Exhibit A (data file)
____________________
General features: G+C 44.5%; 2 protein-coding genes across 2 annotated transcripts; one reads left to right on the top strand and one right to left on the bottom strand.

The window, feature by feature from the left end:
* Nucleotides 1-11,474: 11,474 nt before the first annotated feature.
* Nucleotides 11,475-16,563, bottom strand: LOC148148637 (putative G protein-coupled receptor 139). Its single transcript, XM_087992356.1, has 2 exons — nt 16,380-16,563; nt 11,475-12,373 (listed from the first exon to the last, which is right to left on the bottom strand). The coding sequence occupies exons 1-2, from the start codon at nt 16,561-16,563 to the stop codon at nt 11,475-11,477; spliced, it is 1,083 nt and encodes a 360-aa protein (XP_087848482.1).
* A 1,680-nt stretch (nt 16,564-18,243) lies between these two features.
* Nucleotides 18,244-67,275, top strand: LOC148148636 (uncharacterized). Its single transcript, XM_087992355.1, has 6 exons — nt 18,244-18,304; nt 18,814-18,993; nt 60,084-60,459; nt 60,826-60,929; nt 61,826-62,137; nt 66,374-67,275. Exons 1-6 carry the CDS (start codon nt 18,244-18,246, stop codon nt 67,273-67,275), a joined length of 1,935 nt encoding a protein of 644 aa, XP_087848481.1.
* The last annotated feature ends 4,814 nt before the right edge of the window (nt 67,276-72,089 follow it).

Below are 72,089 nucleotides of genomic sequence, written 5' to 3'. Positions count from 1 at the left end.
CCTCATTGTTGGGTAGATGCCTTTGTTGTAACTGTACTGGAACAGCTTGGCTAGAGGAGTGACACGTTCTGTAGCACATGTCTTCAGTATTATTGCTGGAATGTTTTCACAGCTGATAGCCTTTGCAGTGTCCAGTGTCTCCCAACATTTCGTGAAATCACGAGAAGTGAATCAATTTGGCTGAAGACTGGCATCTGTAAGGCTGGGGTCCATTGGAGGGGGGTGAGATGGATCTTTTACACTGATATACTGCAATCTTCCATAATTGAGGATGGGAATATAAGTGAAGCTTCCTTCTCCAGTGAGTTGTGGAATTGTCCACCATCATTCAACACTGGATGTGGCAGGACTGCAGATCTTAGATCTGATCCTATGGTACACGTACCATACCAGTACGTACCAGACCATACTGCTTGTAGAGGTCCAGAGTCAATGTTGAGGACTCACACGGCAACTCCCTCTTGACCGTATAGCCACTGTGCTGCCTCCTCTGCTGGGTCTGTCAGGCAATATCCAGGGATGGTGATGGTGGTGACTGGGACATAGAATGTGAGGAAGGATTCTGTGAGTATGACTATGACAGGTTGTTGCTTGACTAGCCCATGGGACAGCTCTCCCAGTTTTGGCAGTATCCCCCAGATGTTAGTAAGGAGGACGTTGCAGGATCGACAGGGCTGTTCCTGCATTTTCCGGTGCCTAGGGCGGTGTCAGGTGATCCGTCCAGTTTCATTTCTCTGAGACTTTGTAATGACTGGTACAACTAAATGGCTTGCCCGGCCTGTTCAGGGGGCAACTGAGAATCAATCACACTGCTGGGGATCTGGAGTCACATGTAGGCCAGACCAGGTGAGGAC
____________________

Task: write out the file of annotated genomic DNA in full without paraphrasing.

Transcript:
General features: G+C 44.5%; 2 protein-coding genes across 2 annotated transcripts; one reads left to right on the top strand and one right to left on the bottom strand.

The window, feature by feature from the left end:
* Nucleotides 1-11,474: 11,474 nt before the first annotated feature.
* Nucleotides 11,475-16,563, bottom strand: LOC148148637 (putative G protein-coupled receptor 139). Its single transcript, XM_087992356.1, has 2 exons — nt 16,380-16,563; nt 11,475-12,373 (listed from the first exon to the last, which is right to left on the bottom strand). The coding sequence occupies exons 1-2, from the start codon at nt 16,561-16,563 to the stop codon at nt 11,475-11,477; spliced, it is 1,083 nt and encodes a 360-aa protein (XP_087848482.1).
* A 1,680-nt stretch (nt 16,564-18,243) lies between these two features.
* Nucleotides 18,244-67,275, top strand: LOC148148636 (uncharacterized). Its single transcript, XM_087992355.1, has 6 exons — nt 18,244-18,304; nt 18,814-18,993; nt 60,084-60,459; nt 60,826-60,929; nt 61,826-62,137; nt 66,374-67,275. Exons 1-6 carry the CDS (start codon nt 18,244-18,246, stop codon nt 67,273-67,275), a joined length of 1,935 nt encoding a protein of 644 aa, XP_087848481.1.
* The last annotated feature ends 4,814 nt before the right edge of the window (nt 67,276-72,089 follow it).

Below are 72,089 nucleotides of genomic sequence, written 5' to 3'. Positions count from 1 at the left end.
CCTCATTGTTGGGTAGATGCCTTTGTTGTAACTGTACTGGAACAGCTTGGCTAGAGGAGTGACACGTTCTGTAGCACATGTCTTCAGTATTATTGCTGGAATGTTTTCACAGCTGATAGCCTTTGCAGTGTCCAGTGTCTCCCAACATTTCGTGAAATCACGAGAAGTGAATCAATTTGGCTGAAGACTGGCATCTGTAAGGCTGGGGTCCATTGGAGGGGGGTGAGATGGATCTTTTACACTGATATACTGCAATCTTCCATAATTGAGGATGGGAATATAAGTGAAGCTTCCTTCTCCAGTGAGTTGTGGAATTGTCCACCATCATTCAACACTGGATGTGGCAGGACTGCAGATCTTAGATCTGATCCTATGGTACACGTACCATACCAGTACGTACCAGACCATACTGCTTGTAGAGGTCCAGAGTCAATGTTGAGGACTCACACGGCAACTCCCTCTTGACCGTATAGCCACTGTGCTGCCTCCTCTGCTGGGTCTGTCAGGCAATATCCAGGGATGGTGATGGTGGTGACTGGGACATAGAATGTGAGGAAGGATTCTGTGAGTATGACTATGACAGGTTGTTGCTTGACTAGCCCATGGGACAGCTCTCCCAGTTTTGGCAGTATCCCCCAGATGTTAGTAAGGAGGACGTTGCAGGATCGACAGGGCTGTTCCTGCATTTTCCGGTGCCTAGGGCGGTGTCAGGTGATCCGTCCAGTTTCATTTCTCTGAGACTTTGTAATGACTGGTACAACTAAATGGCTTGCCCGGCCTGTTCAGGGGGCAACTGAGAATCAATCACACTGCTGGGGATCTGGAGTCACATGTAGGCCAGACCAGGTGAGGAC